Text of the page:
Entertaining as that surely was, it would be hard to find a more show stopping team these days than the Tide's greatest rival. For the second straight week, Auburn fell behind against a team from South Carolina, then stormed back and sent the opposition back to the Palmetto State, weeping. Michael Dyer out-frosh sensationed Marcus Lattimore by 100 yards to 33, and Cam Newton continues to bring new meaning to the equation Force = Mass x Acceleration. The Battering Cam (gonna make it catch on) ran for three scores and tossed two more as Auburn handed South Carolina its first loss, 35-27. As with the Clemson-Auburn game last week, this was as good as college footy gets -- loud and proud stadium on the Plains, hard hits, big plays, and the sense that it would go down to the wire even when the Gamecocks led by two touchdowns. Fantastic stuff.
After N.C. State waxed Cincinnati on ESPN a couple of weeks back, the Bearcats were written off. Maybe it was just that the Wolfpack are that good. Russell Wilson had enough time in the pocket to write a semester's worth of essays and used it to pick Georgia Tech apart. N.C. State is undefeated and averaging nearly 38 points per game. Virginia Tech comes to Raleigh next week in what suddenly is a very interesting game.
Meanwhile, Cincinnati almost pulled the shocker against Oklahoma. It was a Dickensian game for wideout D.J. Woods. The best of times came in the fourth quarter when he hauled in a long touchdown pass to cut OU's lead to two points. The Bearcats defense forced a punt, cuing up Woods' worst of times -- a muff deep in his own territory that gifted the Sooners the put away score.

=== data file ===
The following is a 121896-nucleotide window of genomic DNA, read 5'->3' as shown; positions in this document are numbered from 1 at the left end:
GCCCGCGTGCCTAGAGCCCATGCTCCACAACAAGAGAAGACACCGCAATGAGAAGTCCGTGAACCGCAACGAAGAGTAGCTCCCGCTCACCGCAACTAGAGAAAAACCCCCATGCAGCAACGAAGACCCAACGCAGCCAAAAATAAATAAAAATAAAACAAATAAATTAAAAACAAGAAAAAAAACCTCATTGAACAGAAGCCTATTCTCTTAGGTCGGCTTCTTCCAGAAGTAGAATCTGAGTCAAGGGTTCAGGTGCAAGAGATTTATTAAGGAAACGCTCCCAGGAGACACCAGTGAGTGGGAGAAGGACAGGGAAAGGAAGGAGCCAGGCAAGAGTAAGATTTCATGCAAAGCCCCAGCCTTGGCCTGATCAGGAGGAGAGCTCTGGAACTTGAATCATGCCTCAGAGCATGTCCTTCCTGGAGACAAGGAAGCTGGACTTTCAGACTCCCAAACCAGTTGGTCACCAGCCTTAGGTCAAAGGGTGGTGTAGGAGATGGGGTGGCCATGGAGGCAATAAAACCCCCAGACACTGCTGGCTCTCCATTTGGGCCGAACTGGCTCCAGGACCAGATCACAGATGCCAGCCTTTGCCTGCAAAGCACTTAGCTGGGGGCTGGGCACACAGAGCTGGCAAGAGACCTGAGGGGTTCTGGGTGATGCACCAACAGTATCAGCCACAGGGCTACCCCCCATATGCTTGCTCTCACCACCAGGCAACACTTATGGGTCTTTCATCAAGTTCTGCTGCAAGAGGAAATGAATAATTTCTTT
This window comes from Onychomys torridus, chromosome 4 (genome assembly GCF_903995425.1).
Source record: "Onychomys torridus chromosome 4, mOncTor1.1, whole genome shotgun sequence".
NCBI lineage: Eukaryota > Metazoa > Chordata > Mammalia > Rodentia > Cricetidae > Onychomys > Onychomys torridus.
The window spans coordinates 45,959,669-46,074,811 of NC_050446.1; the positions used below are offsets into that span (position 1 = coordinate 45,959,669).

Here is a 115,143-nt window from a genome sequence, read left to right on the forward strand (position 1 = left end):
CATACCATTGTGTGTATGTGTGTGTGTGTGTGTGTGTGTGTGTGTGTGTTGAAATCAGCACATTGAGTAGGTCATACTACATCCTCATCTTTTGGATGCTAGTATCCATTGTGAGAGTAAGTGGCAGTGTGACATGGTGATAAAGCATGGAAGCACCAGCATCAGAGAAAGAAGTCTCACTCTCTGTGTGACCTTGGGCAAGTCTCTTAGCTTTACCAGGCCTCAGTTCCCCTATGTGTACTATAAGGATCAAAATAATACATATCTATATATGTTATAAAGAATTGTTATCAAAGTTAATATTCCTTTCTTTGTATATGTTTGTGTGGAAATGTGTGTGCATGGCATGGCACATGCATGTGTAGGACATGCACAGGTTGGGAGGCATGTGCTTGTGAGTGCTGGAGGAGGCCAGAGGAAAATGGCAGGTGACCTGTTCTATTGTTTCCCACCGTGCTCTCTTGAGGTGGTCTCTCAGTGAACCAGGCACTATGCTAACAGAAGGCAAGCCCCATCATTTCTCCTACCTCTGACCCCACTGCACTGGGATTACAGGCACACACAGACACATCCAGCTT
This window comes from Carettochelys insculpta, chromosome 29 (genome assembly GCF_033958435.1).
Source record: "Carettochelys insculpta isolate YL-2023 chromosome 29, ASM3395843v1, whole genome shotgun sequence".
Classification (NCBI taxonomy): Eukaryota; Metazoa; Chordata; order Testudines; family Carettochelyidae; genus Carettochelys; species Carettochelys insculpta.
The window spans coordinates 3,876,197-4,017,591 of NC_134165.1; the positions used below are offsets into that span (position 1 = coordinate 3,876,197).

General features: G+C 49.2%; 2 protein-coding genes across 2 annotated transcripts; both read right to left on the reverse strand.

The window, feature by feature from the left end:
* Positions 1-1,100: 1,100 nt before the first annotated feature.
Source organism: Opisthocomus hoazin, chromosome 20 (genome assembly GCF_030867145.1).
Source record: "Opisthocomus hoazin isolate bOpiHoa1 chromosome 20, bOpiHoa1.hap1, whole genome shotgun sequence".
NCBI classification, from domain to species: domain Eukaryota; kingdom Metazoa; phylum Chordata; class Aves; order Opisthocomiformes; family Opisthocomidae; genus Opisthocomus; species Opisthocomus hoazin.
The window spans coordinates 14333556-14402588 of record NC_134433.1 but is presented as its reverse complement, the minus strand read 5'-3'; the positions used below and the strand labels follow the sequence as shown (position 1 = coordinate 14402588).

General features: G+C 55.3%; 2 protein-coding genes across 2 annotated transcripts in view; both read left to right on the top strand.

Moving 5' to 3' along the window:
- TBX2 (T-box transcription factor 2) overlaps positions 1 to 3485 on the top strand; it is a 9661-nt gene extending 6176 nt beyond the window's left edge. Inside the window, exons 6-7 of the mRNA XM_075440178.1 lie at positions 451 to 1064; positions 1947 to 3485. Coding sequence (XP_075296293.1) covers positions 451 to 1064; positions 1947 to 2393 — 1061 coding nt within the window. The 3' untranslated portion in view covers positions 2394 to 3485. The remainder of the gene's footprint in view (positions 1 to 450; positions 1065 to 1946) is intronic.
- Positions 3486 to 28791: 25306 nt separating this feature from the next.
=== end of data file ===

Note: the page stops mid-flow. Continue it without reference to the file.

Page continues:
With Texas getting waxed by UCLA in Austin, the bloom is somewhat off the annual Red River Shootout. The Longhorns might want to forget about scheduling the Bruins. The infamous "Route 66" loss came 13 seasons ago to UCLA, and Saturday they were comprehensively outplayed once more. Texas coach Mack Brown wore the disconsolate look of a coach who knows he couldn't run the ball or stop the run. It beggars belief that a school with the pick of the five-star talent in a state like Texas can't find some running backs, but the spread worship appears to have taken some toll. And while the Longhorns took care of Texas Tech's "Guns Up" slogan, they were shot down by UCLA's Pistol, to the tune of 264 yards on the ground for the Bruins.